Soup went to Vietnam along with a few dozen followers who were all dissatisfied with the developments in Laos. They were given training and support by the Vietminh. By 1950 Soup and his followers formed as the “Pathet Lao.” They were dedicated to fighting against French Imperialism. At the time, Soup along with others who formed the Pathet Lao, wanted to get rid of the monarchy.
Later, when the Pathet Lao fully was established, Soup announced it was his goal for Laos to become a Communist country. Based on his collaboration with Uncle Ho, I suspect it had always been his goal.
I should note here that a few sources (including places on Wikipedia) indicate the “Laos Issara” group was the basis of the formation of the Pathet Lao. I’m reasonably sure this is not correct. It was Soup and his small band of followers that formed the Pathet Lao.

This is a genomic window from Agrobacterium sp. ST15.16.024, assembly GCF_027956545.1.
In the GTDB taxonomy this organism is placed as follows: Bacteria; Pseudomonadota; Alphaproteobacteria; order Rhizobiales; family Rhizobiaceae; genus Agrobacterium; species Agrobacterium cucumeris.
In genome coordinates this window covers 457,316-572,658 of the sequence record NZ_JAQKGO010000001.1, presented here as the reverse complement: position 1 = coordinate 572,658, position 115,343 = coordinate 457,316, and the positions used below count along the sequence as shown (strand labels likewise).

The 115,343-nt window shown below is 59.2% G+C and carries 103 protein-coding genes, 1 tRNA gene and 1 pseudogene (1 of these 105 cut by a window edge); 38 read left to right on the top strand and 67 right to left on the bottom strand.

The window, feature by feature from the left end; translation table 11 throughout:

Early on, the Pathet Lao weren’t much of a force. They fought minor skirmishes against the French along the border between Vietnam and Laos.But that was about it. It wasn’t until 1953 when the Vietnamese army (Vietminh) and the Pathet Lao attacked into Laos. They took over the town of Sam Neua and the surrounding province of Houaphen. Sam Neua and the province became the headquarters of the Pathet Lao and remained so until they took over the country on 2 Dec 1975.
I should mention here, that there were very few Pathet Lao in the force that took over Sam Neua and Houaphen. It was primarily the Vietminh that provided the fighting army. The Vietminh, subsequently the NVA, would provide the majority of the fighting force for the Pathet Lao all they way to 2 Dec 1975.
From the early beginnings, the Pathet Lao (always with large NVA support), waged the Civil War for the next two decades… first against the Royal Laotian forces and then against the forces backed by the CIA and US Military. They showed a dedication and ruthlessness like the Japanese had demonstrated during World War II.
Ultimately, when the US withdrew their CIA, Air America and Military support of the Royal Laotians, the Pathet Lao achieved all of their goals